A continuous malvertising campaign focusses on unauthenticated cross-site (XSS) security vulnerability in the Coming Soon Page and Maintenance Mode WordPress plug-in by the Defiant Threat Intelligence team of Wordfence.
Malicious redirects and popup ads
At each execution of the payload, targets automatically are redirected to a second domain that sends them to a third destination URL based on the type of device that the browser uses when checking the User-Agent string for the browser.
“The eventual destination sites vary in scope and intent. Some redirects land users on typical illegitimate ads for pharmaceuticals and pornography, while others attempt direct malicious activity against the user’s browser,” found Wordfence.
XSS attacks launched via Webshells
“Once it has all triggered, the browser of the victim opens the next time you click on or tap the page a selected address in a new tab,” adds Wordfence.
Webshell found on infected WordPress site
The attacks on XSS injections initiated by the threat actors who operate that campaign come from IP addresses linked to popular hosting providers; the attackers use obscured PHP shells with limited features to launch proxy XSS attacks through arbitrary commands.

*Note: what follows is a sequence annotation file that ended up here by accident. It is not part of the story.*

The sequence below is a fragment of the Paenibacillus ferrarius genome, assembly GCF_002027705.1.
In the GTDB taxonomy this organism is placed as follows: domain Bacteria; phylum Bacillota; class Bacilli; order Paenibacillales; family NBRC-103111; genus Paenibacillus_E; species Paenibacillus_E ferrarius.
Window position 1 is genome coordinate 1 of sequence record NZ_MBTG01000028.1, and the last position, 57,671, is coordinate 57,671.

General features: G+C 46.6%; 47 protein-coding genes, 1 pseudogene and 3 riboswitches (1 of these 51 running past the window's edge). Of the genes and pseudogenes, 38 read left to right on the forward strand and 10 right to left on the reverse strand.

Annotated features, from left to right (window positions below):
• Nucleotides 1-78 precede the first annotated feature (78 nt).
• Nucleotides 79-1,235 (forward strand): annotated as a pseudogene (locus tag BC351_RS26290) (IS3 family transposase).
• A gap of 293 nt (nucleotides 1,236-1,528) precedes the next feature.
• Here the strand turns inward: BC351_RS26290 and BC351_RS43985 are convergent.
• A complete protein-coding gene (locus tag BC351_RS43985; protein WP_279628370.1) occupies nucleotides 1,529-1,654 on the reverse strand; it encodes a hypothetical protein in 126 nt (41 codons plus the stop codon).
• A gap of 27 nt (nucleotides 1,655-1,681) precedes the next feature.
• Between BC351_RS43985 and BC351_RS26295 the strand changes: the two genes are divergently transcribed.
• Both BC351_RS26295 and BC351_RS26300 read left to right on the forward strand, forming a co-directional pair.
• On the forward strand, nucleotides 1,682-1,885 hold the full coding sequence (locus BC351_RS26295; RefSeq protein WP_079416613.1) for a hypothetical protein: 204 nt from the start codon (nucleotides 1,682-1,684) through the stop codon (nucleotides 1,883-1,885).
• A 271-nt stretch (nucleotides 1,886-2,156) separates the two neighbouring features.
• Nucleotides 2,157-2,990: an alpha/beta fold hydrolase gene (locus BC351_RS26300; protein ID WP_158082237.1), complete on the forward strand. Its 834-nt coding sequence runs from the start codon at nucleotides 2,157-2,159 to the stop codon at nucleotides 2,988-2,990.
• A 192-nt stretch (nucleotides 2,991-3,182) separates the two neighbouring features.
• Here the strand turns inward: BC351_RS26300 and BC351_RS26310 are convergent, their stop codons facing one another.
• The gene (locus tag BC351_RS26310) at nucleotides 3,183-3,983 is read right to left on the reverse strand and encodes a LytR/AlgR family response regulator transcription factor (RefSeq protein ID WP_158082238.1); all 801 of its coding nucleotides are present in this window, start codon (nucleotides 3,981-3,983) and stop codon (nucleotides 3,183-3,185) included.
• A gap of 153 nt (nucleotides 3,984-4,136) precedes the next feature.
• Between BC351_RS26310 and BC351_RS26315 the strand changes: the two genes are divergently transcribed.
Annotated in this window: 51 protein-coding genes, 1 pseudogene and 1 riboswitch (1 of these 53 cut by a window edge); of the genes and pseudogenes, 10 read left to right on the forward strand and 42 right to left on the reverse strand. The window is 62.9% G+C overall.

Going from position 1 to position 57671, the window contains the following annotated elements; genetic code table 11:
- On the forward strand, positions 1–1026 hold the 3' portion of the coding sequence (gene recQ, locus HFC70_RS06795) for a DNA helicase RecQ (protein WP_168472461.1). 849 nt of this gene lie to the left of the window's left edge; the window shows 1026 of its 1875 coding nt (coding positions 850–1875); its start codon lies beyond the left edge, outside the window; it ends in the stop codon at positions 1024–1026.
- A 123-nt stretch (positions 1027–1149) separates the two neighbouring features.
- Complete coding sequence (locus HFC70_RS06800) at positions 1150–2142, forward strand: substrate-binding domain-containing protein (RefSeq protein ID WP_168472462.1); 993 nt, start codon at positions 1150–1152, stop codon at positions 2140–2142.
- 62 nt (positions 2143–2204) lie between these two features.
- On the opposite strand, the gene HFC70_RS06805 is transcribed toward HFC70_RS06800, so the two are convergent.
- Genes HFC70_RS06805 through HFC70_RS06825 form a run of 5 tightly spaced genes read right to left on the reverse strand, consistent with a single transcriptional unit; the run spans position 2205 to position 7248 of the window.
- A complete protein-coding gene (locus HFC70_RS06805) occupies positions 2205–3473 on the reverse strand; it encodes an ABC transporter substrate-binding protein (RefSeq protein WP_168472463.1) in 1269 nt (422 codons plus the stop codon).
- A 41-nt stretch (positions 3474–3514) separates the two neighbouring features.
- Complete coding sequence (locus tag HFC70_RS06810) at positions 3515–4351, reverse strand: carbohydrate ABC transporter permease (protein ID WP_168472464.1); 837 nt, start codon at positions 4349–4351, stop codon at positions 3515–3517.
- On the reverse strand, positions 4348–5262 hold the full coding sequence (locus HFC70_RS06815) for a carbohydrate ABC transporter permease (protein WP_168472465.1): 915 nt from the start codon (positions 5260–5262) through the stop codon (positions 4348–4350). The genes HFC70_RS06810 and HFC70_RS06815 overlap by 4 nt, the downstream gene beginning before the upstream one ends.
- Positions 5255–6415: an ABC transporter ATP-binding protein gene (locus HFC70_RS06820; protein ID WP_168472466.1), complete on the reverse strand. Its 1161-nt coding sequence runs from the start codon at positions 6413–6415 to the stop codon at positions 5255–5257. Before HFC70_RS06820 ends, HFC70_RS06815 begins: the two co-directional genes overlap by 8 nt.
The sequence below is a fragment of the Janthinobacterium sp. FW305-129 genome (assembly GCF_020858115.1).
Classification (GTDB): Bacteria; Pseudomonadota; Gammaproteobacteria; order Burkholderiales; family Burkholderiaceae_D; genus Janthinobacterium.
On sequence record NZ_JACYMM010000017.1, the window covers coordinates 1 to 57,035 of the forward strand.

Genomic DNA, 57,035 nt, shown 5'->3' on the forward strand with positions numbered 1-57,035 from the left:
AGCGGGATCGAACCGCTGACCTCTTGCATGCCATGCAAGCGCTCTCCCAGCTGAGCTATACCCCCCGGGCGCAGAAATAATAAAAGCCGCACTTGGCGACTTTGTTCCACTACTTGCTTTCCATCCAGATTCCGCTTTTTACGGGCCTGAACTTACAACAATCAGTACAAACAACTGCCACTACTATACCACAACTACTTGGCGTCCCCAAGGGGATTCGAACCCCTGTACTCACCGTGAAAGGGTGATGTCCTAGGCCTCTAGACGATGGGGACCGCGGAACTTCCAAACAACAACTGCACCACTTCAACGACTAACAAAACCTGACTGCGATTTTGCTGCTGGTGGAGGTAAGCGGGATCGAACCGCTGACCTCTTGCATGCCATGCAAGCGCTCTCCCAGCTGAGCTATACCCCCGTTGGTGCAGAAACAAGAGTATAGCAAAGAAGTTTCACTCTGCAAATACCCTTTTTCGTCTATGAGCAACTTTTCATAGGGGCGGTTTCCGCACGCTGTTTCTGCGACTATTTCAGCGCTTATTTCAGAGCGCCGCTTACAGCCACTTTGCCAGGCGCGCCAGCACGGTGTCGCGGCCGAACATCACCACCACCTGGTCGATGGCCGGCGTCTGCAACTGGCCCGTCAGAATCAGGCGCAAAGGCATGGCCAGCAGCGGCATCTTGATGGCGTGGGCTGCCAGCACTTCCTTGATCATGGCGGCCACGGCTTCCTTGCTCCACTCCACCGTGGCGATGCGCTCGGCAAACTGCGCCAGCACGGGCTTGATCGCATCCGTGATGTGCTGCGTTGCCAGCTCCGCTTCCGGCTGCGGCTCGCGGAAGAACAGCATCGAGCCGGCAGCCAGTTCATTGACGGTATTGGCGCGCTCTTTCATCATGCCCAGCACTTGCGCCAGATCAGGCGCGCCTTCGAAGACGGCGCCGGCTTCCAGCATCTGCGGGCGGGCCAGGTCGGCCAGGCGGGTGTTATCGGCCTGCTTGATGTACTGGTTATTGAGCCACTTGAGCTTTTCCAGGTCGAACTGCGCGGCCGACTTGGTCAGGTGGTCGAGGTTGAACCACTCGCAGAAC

In order to hide the source of their activities, attackers are “using a small range of compromised sites” and most likely they “use any similar XSS vulnerabilities that could be revealed in the near future,” Wordfence concludes.
The Defiant Threat Intelligence team provides more details on the internal workings of these attacks, as well as indicators of compromised (IOCs) including malware hazards, domains and attacking IP addresses at the finish of its malvertising campaign report.
Previous campaigns aimed at WordPress sites This is not a novel campaign with similar campaigns taking advantage of social warfare vulnerabilities, Yellow Pencil Visual Thread Customizer, Easy WP SMTP and Yuzo related post plugins on tens of thousands of WordPress sites.
In those attacks, the exploits also used malicious scripts on an attacker-controlled domain, with all four campaigns behind the same bad actor.
In December 2018, over 20,000 WordPress sites used a large botnet to attack and infect other WordPress sites which have been added to the botnet once they have been compromised.
The Botnet was used by the botnet operators to brutalize logins of other WordPress sites, blocking over 5 million brute-force authentication attempts and anonymizing their C2 commands with over 14 000 proxy servers.